Nairobi – the capital of Kenya is one of the most intriguing cities in Africa. Modest suburbs are only a stone’s throw from five star accomodation with all the luxuries you could possibly want, and some more.
It is one of those cities though, that you can’t judge upon first glance. There are many sights in Nairobi that you should go and visit; here are just three of our favourites.
Nairobi National Park
The Nairobi National Park is a must visit for travellers who have never seen the likes of lions, zebras and rhinos grazing in the great outdoors.
These animals have been roaming the outskirts of the city long before it started its mass expansion. Yet as the city walls extend, the animals remain and they should definitely be visited.
It is possible to go on organised game drives and safari walks, and now visitors even have the opportunity to spend the night in the park. The National Park is home to a whole host of different animals, definitely worth taking them all in.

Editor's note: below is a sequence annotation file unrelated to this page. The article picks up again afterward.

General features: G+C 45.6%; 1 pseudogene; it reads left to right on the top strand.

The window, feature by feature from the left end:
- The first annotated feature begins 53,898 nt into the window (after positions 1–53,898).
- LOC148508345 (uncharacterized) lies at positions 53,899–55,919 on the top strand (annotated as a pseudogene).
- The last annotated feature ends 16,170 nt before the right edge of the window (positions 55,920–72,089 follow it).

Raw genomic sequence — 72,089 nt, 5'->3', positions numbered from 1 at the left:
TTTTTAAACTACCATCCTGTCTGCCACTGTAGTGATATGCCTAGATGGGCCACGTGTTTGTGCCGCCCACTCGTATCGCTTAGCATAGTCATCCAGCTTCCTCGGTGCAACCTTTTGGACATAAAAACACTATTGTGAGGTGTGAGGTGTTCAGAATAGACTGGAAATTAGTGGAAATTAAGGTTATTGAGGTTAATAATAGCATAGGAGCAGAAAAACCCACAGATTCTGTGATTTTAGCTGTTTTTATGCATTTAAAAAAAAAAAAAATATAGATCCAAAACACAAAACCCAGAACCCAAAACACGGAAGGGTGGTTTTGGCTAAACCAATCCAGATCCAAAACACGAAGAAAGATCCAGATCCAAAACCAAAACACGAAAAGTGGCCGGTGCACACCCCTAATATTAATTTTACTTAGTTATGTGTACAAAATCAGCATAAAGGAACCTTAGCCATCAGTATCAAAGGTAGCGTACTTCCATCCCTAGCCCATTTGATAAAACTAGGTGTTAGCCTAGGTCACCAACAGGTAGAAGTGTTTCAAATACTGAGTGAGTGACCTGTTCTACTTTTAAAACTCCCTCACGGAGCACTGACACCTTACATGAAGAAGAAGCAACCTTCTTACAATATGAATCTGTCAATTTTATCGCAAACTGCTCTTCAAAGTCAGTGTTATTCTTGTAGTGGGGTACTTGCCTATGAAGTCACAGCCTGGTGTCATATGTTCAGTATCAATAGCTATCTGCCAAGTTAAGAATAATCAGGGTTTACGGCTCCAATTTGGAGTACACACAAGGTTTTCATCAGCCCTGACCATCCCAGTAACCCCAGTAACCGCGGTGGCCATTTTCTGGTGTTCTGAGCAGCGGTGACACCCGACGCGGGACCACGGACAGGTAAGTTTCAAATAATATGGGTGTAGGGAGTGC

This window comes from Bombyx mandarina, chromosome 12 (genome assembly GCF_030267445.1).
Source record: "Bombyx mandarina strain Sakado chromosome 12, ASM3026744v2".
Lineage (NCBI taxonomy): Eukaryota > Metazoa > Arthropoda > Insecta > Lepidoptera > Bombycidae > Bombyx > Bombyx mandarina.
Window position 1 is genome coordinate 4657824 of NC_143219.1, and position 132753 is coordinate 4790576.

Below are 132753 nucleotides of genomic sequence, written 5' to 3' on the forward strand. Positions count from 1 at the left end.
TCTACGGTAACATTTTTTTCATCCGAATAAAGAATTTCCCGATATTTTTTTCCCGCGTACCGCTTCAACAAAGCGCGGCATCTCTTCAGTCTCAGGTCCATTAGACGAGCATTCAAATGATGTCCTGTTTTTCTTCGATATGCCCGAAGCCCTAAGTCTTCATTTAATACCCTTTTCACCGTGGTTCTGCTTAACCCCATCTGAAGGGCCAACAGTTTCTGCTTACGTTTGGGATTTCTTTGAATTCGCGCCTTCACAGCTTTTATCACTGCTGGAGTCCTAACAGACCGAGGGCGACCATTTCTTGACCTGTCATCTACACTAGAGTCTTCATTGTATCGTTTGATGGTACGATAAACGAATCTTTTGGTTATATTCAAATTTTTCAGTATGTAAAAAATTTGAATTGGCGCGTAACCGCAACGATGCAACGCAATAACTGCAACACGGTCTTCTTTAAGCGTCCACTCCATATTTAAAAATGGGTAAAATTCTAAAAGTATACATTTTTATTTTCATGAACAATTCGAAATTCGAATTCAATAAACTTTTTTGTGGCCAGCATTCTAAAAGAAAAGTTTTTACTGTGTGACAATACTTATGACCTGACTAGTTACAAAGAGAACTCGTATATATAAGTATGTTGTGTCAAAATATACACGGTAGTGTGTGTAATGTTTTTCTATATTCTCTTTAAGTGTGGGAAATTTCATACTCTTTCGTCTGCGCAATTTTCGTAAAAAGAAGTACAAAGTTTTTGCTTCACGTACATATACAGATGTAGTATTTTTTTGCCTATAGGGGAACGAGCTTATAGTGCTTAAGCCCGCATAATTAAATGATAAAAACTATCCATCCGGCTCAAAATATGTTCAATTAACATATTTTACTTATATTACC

David Sheldrick Elephant and Rhino Orphanage
It would not matter whether you were an animal lover or not, this place will make the hardest of hearts melt.
This orphanage cares for orphaned elephants and rhinos that are raised in a protected sanctuary and then eventually go on to be released into the wild.
Visitors get to see these animals up close, while receiving a plethora of information about animals living in the sanctuary and if you want, you can even participate in helping feed them.
There are a million things to do in Nairobi that are animal related, but none of them will be quite as educational or as inspiring as a visit to Kibera.
Kibera is one of the world’s largest slums, home to around a million Kenyans. Unescorted visits are not advised, but there are agencies that run special tours around and some take you to some places you would never imagine traceable in a slum, for example a bead factory, orphanage and even a solar-energy project.
It may not be an example of a pursuit that you initially think of, but taking a few hours to experience this eye opening insight into traditional African culture is something you will never forget.